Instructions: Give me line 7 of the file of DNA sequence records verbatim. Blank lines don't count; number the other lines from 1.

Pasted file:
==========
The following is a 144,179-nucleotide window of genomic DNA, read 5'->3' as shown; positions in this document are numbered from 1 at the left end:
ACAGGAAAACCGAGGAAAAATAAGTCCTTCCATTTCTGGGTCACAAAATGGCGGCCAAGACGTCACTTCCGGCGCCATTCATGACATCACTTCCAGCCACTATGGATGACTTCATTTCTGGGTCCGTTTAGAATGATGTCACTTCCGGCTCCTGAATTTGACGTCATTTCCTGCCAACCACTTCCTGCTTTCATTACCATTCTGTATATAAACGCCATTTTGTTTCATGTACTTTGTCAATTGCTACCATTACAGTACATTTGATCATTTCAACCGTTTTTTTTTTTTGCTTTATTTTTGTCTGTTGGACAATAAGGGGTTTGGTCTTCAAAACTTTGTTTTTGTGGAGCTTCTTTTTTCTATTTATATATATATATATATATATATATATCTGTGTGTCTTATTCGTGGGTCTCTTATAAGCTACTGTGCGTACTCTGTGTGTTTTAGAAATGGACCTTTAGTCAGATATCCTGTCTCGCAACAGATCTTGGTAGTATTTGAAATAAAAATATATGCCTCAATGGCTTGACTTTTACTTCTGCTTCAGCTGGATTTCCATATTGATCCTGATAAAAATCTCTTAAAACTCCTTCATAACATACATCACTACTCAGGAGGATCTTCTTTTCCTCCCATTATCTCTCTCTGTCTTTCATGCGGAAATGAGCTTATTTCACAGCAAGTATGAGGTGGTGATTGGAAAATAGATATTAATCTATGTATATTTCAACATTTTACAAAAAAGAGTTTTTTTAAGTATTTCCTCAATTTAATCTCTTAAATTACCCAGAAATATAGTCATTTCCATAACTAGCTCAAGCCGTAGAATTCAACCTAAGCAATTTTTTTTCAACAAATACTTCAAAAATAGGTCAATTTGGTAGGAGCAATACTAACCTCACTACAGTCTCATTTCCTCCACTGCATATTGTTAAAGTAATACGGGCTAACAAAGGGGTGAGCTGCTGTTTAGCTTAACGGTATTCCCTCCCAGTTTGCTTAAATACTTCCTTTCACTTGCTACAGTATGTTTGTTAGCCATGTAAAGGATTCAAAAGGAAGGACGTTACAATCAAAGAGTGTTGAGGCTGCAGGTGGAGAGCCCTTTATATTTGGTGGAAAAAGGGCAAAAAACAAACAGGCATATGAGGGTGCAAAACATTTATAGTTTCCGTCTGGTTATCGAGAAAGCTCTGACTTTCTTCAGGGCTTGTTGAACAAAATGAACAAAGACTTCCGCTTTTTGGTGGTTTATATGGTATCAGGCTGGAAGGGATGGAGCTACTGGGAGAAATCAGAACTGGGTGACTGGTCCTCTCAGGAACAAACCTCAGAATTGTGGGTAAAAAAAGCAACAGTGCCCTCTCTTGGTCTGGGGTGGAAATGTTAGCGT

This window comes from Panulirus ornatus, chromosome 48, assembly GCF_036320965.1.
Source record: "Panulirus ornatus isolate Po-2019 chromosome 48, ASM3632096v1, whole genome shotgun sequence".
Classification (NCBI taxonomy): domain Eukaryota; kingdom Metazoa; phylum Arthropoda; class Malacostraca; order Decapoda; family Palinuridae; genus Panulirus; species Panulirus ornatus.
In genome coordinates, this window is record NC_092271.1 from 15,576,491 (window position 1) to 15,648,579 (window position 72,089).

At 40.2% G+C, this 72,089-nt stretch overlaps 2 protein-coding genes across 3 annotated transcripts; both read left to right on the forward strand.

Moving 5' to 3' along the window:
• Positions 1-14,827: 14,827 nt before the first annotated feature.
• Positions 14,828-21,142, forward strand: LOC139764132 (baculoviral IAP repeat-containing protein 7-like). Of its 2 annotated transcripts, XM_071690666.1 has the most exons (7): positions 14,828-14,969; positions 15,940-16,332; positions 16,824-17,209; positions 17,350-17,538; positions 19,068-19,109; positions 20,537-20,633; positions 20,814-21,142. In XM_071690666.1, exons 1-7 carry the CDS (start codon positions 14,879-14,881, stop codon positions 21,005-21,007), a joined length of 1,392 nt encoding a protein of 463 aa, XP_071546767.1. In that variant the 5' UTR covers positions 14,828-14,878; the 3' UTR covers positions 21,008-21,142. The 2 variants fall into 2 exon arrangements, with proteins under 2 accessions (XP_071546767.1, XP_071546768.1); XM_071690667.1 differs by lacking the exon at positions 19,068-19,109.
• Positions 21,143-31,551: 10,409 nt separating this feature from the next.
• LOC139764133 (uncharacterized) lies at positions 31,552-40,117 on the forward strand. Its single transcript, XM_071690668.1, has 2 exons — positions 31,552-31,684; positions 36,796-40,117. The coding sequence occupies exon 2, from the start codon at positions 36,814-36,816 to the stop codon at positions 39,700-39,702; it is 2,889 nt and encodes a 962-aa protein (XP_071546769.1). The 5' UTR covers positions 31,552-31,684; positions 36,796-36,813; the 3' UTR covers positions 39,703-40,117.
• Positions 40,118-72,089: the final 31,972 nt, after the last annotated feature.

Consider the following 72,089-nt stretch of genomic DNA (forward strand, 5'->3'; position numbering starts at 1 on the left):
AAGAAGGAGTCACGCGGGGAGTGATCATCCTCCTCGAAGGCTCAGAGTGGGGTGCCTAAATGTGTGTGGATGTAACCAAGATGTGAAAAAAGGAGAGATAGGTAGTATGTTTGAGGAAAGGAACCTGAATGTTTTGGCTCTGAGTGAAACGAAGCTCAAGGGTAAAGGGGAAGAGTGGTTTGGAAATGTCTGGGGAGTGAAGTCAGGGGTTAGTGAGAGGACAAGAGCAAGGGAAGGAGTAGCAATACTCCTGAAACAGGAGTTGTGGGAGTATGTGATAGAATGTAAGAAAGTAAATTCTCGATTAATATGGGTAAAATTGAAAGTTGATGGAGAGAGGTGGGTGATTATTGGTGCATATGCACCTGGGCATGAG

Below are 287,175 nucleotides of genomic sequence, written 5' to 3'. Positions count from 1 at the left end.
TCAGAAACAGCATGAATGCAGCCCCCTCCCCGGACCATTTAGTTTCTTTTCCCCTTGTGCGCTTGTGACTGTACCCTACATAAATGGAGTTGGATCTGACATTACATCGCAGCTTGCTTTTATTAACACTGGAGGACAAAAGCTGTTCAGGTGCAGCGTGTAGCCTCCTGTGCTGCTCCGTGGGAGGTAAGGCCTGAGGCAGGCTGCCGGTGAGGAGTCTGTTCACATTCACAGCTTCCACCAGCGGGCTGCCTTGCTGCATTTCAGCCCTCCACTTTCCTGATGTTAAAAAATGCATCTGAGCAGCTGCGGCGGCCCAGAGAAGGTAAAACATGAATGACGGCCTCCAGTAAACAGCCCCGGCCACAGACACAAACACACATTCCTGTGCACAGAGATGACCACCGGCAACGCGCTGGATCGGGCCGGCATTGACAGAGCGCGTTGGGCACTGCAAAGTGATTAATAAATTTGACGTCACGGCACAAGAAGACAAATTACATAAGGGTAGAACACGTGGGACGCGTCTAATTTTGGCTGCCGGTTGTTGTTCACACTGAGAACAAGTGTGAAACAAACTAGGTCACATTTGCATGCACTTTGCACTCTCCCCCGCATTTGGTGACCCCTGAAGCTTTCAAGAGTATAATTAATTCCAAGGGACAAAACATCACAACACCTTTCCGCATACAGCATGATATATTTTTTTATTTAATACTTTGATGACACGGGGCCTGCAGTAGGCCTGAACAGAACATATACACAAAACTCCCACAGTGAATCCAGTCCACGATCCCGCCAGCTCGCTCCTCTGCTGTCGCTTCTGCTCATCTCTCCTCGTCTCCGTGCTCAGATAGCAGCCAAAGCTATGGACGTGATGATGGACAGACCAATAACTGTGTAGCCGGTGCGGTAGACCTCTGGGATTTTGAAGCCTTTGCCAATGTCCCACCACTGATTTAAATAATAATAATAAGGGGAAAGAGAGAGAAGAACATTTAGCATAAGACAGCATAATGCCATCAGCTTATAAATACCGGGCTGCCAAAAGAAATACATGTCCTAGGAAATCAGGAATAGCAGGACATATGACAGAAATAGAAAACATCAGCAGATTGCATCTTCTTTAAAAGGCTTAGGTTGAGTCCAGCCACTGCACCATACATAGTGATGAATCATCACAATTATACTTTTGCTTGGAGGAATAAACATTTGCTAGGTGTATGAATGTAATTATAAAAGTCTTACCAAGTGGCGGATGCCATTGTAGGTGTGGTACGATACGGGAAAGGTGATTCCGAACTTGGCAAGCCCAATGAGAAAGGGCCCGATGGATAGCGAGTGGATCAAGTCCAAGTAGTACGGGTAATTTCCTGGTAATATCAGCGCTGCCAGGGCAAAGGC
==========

At 40.2% G+C, this 72,089-nt stretch overlaps 2 protein-coding genes across 3 annotated transcripts; both read left to right on the forward strand.